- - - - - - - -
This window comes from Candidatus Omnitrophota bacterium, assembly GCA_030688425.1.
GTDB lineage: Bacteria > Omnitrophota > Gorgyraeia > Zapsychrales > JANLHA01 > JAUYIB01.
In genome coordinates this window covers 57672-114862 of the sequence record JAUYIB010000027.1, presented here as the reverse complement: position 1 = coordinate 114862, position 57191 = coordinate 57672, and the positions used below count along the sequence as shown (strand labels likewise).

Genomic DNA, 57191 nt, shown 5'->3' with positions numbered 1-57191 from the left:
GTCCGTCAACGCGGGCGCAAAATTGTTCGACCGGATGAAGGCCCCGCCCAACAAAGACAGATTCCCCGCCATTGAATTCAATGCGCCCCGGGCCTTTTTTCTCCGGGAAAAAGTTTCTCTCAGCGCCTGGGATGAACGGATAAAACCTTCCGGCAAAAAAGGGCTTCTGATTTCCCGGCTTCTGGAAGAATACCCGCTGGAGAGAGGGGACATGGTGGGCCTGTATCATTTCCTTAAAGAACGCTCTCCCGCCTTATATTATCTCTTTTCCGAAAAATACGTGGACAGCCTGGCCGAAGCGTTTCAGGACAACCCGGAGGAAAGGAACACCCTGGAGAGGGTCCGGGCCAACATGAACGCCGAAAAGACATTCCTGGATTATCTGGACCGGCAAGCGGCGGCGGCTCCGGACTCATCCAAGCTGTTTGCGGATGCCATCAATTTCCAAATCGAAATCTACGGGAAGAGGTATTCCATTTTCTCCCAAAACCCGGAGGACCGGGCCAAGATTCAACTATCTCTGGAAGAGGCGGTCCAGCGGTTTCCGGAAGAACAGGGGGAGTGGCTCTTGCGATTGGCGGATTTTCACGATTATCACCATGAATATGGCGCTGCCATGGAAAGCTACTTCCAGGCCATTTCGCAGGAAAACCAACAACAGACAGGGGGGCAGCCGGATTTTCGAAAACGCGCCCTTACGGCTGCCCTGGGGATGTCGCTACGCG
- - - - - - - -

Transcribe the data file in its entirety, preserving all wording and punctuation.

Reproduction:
This window comes from Candidatus Omnitrophota bacterium, assembly GCA_030688425.1.
GTDB lineage: Bacteria > Omnitrophota > Gorgyraeia > Zapsychrales > JANLHA01 > JAUYIB01.
In genome coordinates this window covers 57672-114862 of the sequence record JAUYIB010000027.1, presented here as the reverse complement: position 1 = coordinate 114862, position 57191 = coordinate 57672, and the positions used below count along the sequence as shown (strand labels likewise).

Genomic DNA, 57191 nt, shown 5'->3' with positions numbered 1-57191 from the left:
GTCCGTCAACGCGGGCGCAAAATTGTTCGACCGGATGAAGGCCCCGCCCAACAAAGACAGATTCCCCGCCATTGAATTCAATGCGCCCCGGGCCTTTTTTCTCCGGGAAAAAGTTTCTCTCAGCGCCTGGGATGAACGGATAAAACCTTCCGGCAAAAAAGGGCTTCTGATTTCCCGGCTTCTGGAAGAATACCCGCTGGAGAGAGGGGACATGGTGGGCCTGTATCATTTCCTTAAAGAACGCTCTCCCGCCTTATATTATCTCTTTTCCGAAAAATACGTGGACAGCCTGGCCGAAGCGTTTCAGGACAACCCGGAGGAAAGGAACACCCTGGAGAGGGTCCGGGCCAACATGAACGCCGAAAAGACATTCCTGGATTATCTGGACCGGCAAGCGGCGGCGGCTCCGGACTCATCCAAGCTGTTTGCGGATGCCATCAATTTCCAAATCGAAATCTACGGGAAGAGGTATTCCATTTTCTCCCAAAACCCGGAGGACCGGGCCAAGATTCAACTATCTCTGGAAGAGGCGGTCCAGCGGTTTCCGGAAGAACAGGGGGAGTGGCTCTTGCGATTGGCGGATTTTCACGATTATCACCATGAATATGGCGCTGCCATGGAAAGCTACTTCCAGGCCATTTCGCAGGAAAACCAACAACAGACAGGGGGGCAGCCGGATTTTCGAAAACGCGCCCTTACGGCTGCCCTGGGGATGTCGCTACGCG